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The Napier Borough Council unreservedly condemn the Charitable Aid Bill. It has been decided not to form a second Masonic Union, and at a meeting of the craft on Wednesday night regret was exE reseed that such an attempt should have een made. The only transaction in Crown lands for the week was the purchasing by Stephen M'Nicoll Barr of section 3, block 19, Waikoikoi Township (containing 3a 2r 13p), cash price L 5, on deferred payment. The Albany street School Committee have appointed Mr Barnett (chairman) as their second delegate to the Schools’ Conference. Messrs Wheeler and Canter were appointed members of the Works Committee, and Messrs Newman and Canter members of the Visiting Committee. The head-master reported that the average attendance for the past quarter was—boys 330, girls 314,

The criminal sessions at Christchurch were completed yesterday. Patrick Dunn was sentenced to eighteen months for robbery from the person. The Auckland unemployed held a meeting yesterday, when 200 persons were present. It was decided to telegraph to the Premier asking for relief work. The boot shop of A. J. Cooper, at Gisborne, was destroyed by fire yesterday. The stock and building were insured for L3sointhe Equitable and LlOd in the North British. The Minister of Mines states that he has been informed that payable gold has been discovered at the end of Puhipuhi Forest nearest to Kawakawa. Ten experienced miners are already on the ground. In the Wellington Supreme Court yesterday John A. Thomson was convicted of sheep-stealing, and remanded for sentence. Thomas O’Connor, charged with assaulting a Chinaman, was acquitted. The Auckland Hospital and Charitable Aid Board, at a meeting last night, carried by a majority of one a motion urging that it is not desirable that the Hospital and Charitable Aid Bill should become law. At a meeting of settlers in Whangarei on Wednesday, it was resolved to ask the Government to construct a tramway from Kamo to Puhipuhi Forest at once, so that the dead kauri in the forest may be utilised. The case of Bing, Harris, and Co. versus the Commissioner of Customs, for the recovery of goods detained under an order of the Customs expert, will be heard before a jury of twelve at Christchurch on the 22nd inst. A concert was given at All Saints’ School l room last night, the programme including the musical sketches ‘ John Gilpin ’ and 1 A Fit of the Blues ’; vocal selections by Misses Horne, Shackleton, Treseder, and Wilson, Messrs Howlison and J, Jago ; and a pianoforte duo by Mrs and Miss Palmer, The will case of Gallie v. Winmill was resumed at the Supreme Court this morning, and Mr Chapman concluded his address on behalf of defendant at noon. Mr Fraser spoke on certain law points for about half an hour, and, argument of counsel having closed, His Honor said he would take time to consider his judgment. The remains of a human body found eighty miles from Charleville (Queensland) have been identified as those of A. G, Fitzherbert, who in January last started to walk from Advale to Charleville, and had not since been heard of. On the bottom of a pannikin found near the body was scratched the following words“ Write S. Fitzherbert, Wanganui, and tell him to provide for wife and children.”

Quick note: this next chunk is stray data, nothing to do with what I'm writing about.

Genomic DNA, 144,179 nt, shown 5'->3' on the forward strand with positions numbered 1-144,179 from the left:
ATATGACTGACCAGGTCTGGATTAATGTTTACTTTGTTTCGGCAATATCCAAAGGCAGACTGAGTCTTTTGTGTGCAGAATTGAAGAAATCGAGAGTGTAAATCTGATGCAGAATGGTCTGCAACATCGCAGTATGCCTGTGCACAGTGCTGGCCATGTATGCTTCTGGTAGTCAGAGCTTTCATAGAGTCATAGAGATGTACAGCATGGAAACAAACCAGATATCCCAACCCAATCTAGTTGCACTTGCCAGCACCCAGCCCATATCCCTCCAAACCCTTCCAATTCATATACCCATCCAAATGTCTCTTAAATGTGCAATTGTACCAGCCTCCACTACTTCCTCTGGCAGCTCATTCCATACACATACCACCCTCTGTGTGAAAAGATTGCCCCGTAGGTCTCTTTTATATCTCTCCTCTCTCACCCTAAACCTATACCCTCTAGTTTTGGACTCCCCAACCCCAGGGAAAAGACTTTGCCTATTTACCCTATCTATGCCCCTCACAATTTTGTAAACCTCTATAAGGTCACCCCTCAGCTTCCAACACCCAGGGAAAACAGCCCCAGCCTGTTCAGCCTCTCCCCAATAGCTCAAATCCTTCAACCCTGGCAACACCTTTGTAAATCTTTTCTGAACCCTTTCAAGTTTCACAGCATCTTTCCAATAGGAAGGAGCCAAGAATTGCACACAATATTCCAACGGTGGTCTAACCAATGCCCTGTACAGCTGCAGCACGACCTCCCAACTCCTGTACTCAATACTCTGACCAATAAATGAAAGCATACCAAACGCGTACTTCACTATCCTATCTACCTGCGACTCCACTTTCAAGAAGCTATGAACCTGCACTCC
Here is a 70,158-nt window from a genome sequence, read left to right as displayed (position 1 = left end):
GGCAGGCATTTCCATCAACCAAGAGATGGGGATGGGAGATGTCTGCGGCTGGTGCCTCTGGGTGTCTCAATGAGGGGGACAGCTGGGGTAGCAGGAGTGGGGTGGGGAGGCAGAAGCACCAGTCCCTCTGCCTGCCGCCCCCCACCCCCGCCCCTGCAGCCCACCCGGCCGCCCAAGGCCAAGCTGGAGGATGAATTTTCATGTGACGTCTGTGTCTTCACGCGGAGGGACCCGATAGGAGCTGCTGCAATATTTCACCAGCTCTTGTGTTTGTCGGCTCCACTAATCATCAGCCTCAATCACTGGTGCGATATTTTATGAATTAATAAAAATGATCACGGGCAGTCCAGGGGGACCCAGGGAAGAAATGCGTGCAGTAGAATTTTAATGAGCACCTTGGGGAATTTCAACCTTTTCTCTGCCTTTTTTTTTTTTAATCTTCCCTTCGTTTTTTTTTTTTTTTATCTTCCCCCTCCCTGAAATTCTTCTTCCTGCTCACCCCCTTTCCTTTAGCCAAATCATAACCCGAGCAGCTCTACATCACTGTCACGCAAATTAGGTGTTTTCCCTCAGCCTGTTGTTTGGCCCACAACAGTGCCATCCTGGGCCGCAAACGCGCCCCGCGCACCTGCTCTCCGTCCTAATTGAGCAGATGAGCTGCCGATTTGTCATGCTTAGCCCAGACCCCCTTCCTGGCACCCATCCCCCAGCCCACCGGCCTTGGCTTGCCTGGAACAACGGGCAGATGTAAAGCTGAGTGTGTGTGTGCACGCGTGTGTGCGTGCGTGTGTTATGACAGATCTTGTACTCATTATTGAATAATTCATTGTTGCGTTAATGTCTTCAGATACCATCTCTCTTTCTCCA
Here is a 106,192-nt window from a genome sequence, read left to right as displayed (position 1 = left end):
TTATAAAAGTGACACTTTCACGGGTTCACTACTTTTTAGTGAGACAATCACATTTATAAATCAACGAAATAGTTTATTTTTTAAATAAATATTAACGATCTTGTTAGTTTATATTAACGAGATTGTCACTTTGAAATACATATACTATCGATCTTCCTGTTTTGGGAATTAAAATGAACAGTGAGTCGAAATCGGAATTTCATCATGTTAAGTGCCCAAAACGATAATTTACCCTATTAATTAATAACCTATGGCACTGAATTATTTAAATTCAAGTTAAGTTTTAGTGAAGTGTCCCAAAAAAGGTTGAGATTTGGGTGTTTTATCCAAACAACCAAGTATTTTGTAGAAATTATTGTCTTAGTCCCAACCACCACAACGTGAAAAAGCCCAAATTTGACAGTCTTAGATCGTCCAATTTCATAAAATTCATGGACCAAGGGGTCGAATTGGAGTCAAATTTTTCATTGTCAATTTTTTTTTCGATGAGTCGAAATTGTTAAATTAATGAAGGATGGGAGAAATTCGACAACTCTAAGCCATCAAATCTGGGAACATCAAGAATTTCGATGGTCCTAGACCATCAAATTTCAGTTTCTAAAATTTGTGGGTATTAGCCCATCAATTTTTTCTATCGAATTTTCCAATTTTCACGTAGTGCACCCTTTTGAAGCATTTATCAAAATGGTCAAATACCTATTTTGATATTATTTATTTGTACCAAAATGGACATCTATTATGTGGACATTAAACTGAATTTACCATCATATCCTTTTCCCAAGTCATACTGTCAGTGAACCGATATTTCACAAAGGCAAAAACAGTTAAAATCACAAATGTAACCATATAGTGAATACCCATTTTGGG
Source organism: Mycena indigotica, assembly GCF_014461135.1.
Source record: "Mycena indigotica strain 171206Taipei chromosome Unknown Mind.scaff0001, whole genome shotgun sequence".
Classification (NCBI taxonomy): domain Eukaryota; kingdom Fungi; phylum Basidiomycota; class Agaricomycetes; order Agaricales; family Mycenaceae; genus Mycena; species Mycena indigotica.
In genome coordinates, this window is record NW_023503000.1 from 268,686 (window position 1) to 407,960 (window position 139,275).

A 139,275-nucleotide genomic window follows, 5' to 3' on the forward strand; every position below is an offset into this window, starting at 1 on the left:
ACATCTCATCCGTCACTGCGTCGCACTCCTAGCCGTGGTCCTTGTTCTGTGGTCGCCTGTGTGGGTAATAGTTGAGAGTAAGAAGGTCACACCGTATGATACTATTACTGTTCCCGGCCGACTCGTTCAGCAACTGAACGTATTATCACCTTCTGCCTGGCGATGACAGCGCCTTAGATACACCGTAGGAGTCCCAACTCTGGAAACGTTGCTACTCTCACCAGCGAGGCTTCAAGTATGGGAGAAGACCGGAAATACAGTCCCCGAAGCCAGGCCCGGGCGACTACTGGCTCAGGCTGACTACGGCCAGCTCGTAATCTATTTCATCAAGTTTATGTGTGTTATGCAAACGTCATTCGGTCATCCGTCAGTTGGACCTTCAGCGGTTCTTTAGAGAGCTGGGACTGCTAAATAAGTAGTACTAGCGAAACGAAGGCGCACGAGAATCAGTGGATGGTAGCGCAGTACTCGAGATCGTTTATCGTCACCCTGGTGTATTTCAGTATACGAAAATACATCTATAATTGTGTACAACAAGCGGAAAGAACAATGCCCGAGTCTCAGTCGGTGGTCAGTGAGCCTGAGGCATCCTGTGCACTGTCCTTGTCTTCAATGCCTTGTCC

The death of Mr Thomas White, the well-known musician, is reported to day. He had gone home last night, and on Mrs White summoning Dr de Zouche the latter found it necessary to inject morphia, as had been customary, but Mr White never rallied. Deceased, who has no family, was one of the oldest-established teachers of music in this City, and was a thorough master of the technique of his profession. At this morning’s sitting of the Supreme Court dates were fixed for the hearing of some of the cases set down for the civil sittings commencing on Monday next. Roberts v. Liddell, in which damages for alleged breach of promise of marriage are claimed, will be beard on Monday ; Ferric v. Isaacs, on Wednesday ; Hunter v. Dickson, on Friday; Schmidt v. The Dunedin Corporation, on the 15th inst. ; and Kenyon v. Rich, on the 25 th inst. A numerously-attended meeting of residents of Mansford Town was held there on Wednesday evening for tbe purpose of considering a proposal to incorporate Mansford Town with the Borough of Port Chalmers ; Mr B. Throp iu the chair. Mr T, North was present to advise. After hearing the views of the various speakers, including the chairman, the mayor, and several of the Port councillors, the proposal was declared carried unanimously. At a specially summoned Committee meeting of the New Zealand Amateur Athletic Association, held at Christchurch yesterday, all the affiliated clubs except Napier being represented, it was resolved—- “ That the Committee strongly recommehd to the general meeting of the Association, to be held on July 25, that the request of the Dunedin A.A.C. to hold the first Championship meeting in Dunedin during the Exhibition time be acceded to; also, that the terms to be recommended should be that the Association finance the meeting, the Dunedin Club to take 33J per cent, of the profits.” A sub-committee was appointed to revise the Championship rules and report to a general meeting.